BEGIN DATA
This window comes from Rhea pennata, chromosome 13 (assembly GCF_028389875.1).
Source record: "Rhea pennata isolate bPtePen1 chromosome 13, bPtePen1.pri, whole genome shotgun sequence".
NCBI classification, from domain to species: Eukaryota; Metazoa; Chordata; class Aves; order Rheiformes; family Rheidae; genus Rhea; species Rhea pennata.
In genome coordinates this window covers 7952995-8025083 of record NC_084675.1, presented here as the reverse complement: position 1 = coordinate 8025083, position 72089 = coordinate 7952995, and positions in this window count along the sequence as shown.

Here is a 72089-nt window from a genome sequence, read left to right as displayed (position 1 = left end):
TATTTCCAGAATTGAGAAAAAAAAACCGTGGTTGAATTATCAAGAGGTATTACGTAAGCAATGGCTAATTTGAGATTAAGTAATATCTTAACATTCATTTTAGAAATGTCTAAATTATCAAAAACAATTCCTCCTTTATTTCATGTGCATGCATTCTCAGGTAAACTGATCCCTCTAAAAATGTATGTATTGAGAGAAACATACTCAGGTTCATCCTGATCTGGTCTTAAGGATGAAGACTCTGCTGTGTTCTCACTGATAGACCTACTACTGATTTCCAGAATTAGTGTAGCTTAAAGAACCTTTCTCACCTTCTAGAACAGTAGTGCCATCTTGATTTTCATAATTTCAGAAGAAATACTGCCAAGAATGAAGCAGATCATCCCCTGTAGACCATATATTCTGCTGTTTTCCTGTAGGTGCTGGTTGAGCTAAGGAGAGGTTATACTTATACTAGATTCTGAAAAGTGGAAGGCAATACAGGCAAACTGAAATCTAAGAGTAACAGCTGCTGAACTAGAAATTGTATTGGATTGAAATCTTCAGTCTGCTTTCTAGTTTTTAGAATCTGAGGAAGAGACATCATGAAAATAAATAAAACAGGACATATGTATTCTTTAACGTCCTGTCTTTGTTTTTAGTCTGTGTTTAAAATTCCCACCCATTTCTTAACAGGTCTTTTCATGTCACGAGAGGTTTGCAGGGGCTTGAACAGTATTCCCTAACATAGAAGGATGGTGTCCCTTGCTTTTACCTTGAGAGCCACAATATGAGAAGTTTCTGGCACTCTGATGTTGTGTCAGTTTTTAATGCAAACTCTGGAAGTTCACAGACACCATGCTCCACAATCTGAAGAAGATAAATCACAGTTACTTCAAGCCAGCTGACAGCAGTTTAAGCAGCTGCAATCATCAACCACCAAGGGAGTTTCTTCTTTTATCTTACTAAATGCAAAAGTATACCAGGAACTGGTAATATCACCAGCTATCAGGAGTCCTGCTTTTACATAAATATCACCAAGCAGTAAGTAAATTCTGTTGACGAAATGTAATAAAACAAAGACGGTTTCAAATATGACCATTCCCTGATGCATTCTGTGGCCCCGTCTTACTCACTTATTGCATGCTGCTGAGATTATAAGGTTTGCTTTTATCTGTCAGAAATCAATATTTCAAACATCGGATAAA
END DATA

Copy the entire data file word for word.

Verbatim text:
This window comes from Rhea pennata, chromosome 13 (assembly GCF_028389875.1).
Source record: "Rhea pennata isolate bPtePen1 chromosome 13, bPtePen1.pri, whole genome shotgun sequence".
NCBI classification, from domain to species: Eukaryota; Metazoa; Chordata; class Aves; order Rheiformes; family Rheidae; genus Rhea; species Rhea pennata.
In genome coordinates this window covers 7952995-8025083 of record NC_084675.1, presented here as the reverse complement: position 1 = coordinate 8025083, position 72089 = coordinate 7952995, and positions in this window count along the sequence as shown.

Here is a 72089-nt window from a genome sequence, read left to right as displayed (position 1 = left end):
TATTTCCAGAATTGAGAAAAAAAAACCGTGGTTGAATTATCAAGAGGTATTACGTAAGCAATGGCTAATTTGAGATTAAGTAATATCTTAACATTCATTTTAGAAATGTCTAAATTATCAAAAACAATTCCTCCTTTATTTCATGTGCATGCATTCTCAGGTAAACTGATCCCTCTAAAAATGTATGTATTGAGAGAAACATACTCAGGTTCATCCTGATCTGGTCTTAAGGATGAAGACTCTGCTGTGTTCTCACTGATAGACCTACTACTGATTTCCAGAATTAGTGTAGCTTAAAGAACCTTTCTCACCTTCTAGAACAGTAGTGCCATCTTGATTTTCATAATTTCAGAAGAAATACTGCCAAGAATGAAGCAGATCATCCCCTGTAGACCATATATTCTGCTGTTTTCCTGTAGGTGCTGGTTGAGCTAAGGAGAGGTTATACTTATACTAGATTCTGAAAAGTGGAAGGCAATACAGGCAAACTGAAATCTAAGAGTAACAGCTGCTGAACTAGAAATTGTATTGGATTGAAATCTTCAGTCTGCTTTCTAGTTTTTAGAATCTGAGGAAGAGACATCATGAAAATAAATAAAACAGGACATATGTATTCTTTAACGTCCTGTCTTTGTTTTTAGTCTGTGTTTAAAATTCCCACCCATTTCTTAACAGGTCTTTTCATGTCACGAGAGGTTTGCAGGGGCTTGAACAGTATTCCCTAACATAGAAGGATGGTGTCCCTTGCTTTTACCTTGAGAGCCACAATATGAGAAGTTTCTGGCACTCTGATGTTGTGTCAGTTTTTAATGCAAACTCTGGAAGTTCACAGACACCATGCTCCACAATCTGAAGAAGATAAATCACAGTTACTTCAAGCCAGCTGACAGCAGTTTAAGCAGCTGCAATCATCAACCACCAAGGGAGTTTCTTCTTTTATCTTACTAAATGCAAAAGTATACCAGGAACTGGTAATATCACCAGCTATCAGGAGTCCTGCTTTTACATAAATATCACCAAGCAGTAAGTAAATTCTGTTGACGAAATGTAATAAAACAAAGACGGTTTCAAATATGACCATTCCCTGATGCATTCTGTGGCCCCGTCTTACTCACTTATTGCATGCTGCTGAGATTATAAGGTTTGCTTTTATCTGTCAGAAATCAATATTTCAAACATCGGATAAA